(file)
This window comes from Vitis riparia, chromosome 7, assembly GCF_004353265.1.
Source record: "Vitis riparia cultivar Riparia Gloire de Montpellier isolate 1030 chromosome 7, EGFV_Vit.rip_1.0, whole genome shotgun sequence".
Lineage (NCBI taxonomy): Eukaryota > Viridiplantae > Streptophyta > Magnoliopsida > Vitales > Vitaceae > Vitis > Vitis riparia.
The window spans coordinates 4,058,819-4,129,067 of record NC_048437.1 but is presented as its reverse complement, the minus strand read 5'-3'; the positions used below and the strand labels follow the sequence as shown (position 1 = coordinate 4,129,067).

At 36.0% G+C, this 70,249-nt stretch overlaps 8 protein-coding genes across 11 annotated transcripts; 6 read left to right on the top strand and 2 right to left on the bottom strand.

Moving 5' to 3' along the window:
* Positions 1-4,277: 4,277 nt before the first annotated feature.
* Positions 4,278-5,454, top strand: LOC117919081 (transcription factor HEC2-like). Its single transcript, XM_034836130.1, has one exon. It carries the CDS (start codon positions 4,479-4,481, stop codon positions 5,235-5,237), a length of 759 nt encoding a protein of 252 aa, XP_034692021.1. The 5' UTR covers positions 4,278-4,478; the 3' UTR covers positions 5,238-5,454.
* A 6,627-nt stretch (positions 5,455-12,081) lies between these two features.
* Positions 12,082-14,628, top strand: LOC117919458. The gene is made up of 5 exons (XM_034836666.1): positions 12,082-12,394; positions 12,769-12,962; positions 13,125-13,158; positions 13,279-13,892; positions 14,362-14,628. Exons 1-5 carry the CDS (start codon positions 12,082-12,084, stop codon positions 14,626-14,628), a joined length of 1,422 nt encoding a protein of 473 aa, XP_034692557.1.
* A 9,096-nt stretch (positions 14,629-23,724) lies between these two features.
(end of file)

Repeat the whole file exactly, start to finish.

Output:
This window comes from Vitis riparia, chromosome 7, assembly GCF_004353265.1.
Source record: "Vitis riparia cultivar Riparia Gloire de Montpellier isolate 1030 chromosome 7, EGFV_Vit.rip_1.0, whole genome shotgun sequence".
Lineage (NCBI taxonomy): Eukaryota > Viridiplantae > Streptophyta > Magnoliopsida > Vitales > Vitaceae > Vitis > Vitis riparia.
The window spans coordinates 4,058,819-4,129,067 of record NC_048437.1 but is presented as its reverse complement, the minus strand read 5'-3'; the positions used below and the strand labels follow the sequence as shown (position 1 = coordinate 4,129,067).

At 36.0% G+C, this 70,249-nt stretch overlaps 8 protein-coding genes across 11 annotated transcripts; 6 read left to right on the top strand and 2 right to left on the bottom strand.

Moving 5' to 3' along the window:
* Positions 1-4,277: 4,277 nt before the first annotated feature.
* Positions 4,278-5,454, top strand: LOC117919081 (transcription factor HEC2-like). Its single transcript, XM_034836130.1, has one exon. It carries the CDS (start codon positions 4,479-4,481, stop codon positions 5,235-5,237), a length of 759 nt encoding a protein of 252 aa, XP_034692021.1. The 5' UTR covers positions 4,278-4,478; the 3' UTR covers positions 5,238-5,454.
* A 6,627-nt stretch (positions 5,455-12,081) lies between these two features.
* Positions 12,082-14,628, top strand: LOC117919458. The gene is made up of 5 exons (XM_034836666.1): positions 12,082-12,394; positions 12,769-12,962; positions 13,125-13,158; positions 13,279-13,892; positions 14,362-14,628. Exons 1-5 carry the CDS (start codon positions 12,082-12,084, stop codon positions 14,626-14,628), a joined length of 1,422 nt encoding a protein of 473 aa, XP_034692557.1.
* A 9,096-nt stretch (positions 14,629-23,724) lies between these two features.